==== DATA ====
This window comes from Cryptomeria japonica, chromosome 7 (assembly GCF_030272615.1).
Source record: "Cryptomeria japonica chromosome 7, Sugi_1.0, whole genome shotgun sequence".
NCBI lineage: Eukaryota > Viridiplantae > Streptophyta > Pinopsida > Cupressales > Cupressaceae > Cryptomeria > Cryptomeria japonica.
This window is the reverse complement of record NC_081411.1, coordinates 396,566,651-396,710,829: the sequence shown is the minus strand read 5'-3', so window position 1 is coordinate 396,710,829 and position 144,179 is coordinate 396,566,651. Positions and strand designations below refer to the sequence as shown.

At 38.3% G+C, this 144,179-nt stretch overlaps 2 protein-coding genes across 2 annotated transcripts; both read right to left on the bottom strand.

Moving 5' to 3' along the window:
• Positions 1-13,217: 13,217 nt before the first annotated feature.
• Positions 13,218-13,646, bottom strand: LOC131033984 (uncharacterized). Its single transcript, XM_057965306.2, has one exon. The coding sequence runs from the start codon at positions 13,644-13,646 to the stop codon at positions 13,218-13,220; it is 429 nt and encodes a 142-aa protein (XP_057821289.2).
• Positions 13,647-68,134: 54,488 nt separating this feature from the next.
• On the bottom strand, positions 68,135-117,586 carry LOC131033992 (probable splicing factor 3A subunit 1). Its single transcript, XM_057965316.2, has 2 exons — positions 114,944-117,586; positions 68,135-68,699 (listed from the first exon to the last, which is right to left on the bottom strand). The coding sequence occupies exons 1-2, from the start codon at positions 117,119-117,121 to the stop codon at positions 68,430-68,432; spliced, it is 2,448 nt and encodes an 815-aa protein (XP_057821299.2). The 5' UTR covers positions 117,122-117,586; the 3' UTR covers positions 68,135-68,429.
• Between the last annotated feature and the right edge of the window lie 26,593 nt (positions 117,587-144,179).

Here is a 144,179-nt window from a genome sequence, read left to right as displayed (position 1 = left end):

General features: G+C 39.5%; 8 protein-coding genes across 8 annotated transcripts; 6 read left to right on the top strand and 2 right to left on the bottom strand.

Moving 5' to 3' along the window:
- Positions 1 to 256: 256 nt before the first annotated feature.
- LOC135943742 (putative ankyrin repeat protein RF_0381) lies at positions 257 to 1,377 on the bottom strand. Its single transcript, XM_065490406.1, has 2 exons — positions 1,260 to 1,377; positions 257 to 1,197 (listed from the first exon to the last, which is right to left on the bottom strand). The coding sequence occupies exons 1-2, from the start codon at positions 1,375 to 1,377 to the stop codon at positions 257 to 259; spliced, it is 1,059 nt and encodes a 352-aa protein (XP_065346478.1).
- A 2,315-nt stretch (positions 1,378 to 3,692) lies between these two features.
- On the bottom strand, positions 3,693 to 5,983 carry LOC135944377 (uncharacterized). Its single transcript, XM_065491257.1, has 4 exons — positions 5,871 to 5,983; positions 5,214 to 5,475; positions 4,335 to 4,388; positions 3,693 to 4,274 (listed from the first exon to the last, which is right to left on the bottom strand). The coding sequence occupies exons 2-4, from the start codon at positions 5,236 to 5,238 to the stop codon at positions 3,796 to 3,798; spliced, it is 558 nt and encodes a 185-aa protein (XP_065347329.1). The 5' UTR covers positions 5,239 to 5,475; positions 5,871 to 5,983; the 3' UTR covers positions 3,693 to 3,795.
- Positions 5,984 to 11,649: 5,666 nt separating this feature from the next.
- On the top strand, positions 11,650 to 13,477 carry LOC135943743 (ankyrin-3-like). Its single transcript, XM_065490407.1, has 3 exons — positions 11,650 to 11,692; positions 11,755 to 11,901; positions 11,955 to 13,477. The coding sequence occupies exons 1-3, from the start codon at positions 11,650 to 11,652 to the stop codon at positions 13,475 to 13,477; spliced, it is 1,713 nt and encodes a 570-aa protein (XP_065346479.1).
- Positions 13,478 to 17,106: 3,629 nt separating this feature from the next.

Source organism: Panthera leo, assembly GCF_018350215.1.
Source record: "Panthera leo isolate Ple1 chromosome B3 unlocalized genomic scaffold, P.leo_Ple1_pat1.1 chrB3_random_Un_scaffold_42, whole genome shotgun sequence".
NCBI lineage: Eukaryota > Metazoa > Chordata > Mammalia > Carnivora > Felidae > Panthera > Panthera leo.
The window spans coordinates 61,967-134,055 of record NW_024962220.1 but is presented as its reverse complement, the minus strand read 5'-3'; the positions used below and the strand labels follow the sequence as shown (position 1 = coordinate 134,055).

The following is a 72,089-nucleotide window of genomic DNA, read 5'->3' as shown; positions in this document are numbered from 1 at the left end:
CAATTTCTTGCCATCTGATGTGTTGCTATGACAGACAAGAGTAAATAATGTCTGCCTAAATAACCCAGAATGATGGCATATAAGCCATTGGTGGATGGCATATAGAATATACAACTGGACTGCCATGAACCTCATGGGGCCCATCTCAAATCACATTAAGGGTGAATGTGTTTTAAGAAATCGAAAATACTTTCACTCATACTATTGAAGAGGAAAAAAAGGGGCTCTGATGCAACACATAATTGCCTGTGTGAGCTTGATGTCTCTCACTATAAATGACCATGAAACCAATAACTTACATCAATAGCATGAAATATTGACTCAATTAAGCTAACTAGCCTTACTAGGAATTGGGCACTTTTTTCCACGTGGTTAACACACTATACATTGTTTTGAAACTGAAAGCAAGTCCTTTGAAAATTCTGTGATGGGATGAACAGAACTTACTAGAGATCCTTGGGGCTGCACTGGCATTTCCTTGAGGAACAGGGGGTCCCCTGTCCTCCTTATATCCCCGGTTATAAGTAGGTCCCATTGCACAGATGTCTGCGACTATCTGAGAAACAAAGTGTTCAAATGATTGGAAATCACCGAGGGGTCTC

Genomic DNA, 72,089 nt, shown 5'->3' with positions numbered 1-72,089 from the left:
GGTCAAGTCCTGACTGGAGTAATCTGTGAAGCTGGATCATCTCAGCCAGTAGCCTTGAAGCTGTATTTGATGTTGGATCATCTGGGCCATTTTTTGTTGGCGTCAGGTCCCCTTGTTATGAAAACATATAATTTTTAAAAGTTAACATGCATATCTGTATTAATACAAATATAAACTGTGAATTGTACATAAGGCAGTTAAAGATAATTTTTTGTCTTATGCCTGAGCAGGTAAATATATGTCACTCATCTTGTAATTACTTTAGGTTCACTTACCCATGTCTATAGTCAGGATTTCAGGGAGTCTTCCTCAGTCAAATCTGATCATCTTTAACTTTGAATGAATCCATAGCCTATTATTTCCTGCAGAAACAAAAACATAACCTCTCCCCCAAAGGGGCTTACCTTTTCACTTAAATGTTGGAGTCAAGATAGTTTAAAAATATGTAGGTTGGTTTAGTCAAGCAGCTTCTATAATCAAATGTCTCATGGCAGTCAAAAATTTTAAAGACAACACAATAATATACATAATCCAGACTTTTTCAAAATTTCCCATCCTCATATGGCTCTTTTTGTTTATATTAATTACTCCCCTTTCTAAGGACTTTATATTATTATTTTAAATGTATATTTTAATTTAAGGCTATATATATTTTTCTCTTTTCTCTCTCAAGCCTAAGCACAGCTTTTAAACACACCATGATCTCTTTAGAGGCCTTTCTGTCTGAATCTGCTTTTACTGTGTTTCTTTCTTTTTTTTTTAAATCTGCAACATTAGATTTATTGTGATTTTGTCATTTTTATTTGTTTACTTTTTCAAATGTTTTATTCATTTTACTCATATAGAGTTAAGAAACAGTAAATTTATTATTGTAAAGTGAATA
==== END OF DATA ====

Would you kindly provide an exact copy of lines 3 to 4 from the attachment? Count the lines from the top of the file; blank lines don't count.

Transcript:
NCBI lineage: Eukaryota > Viridiplantae > Streptophyta > Pinopsida > Cupressales > Cupressaceae > Cryptomeria > Cryptomeria japonica.
This window is the reverse complement of record NC_081411.1, coordinates 396,566,651-396,710,829: the sequence shown is the minus strand read 5'-3', so window position 1 is coordinate 396,710,829 and position 144,179 is coordinate 396,566,651. Positions and strand designations below refer to the sequence as shown.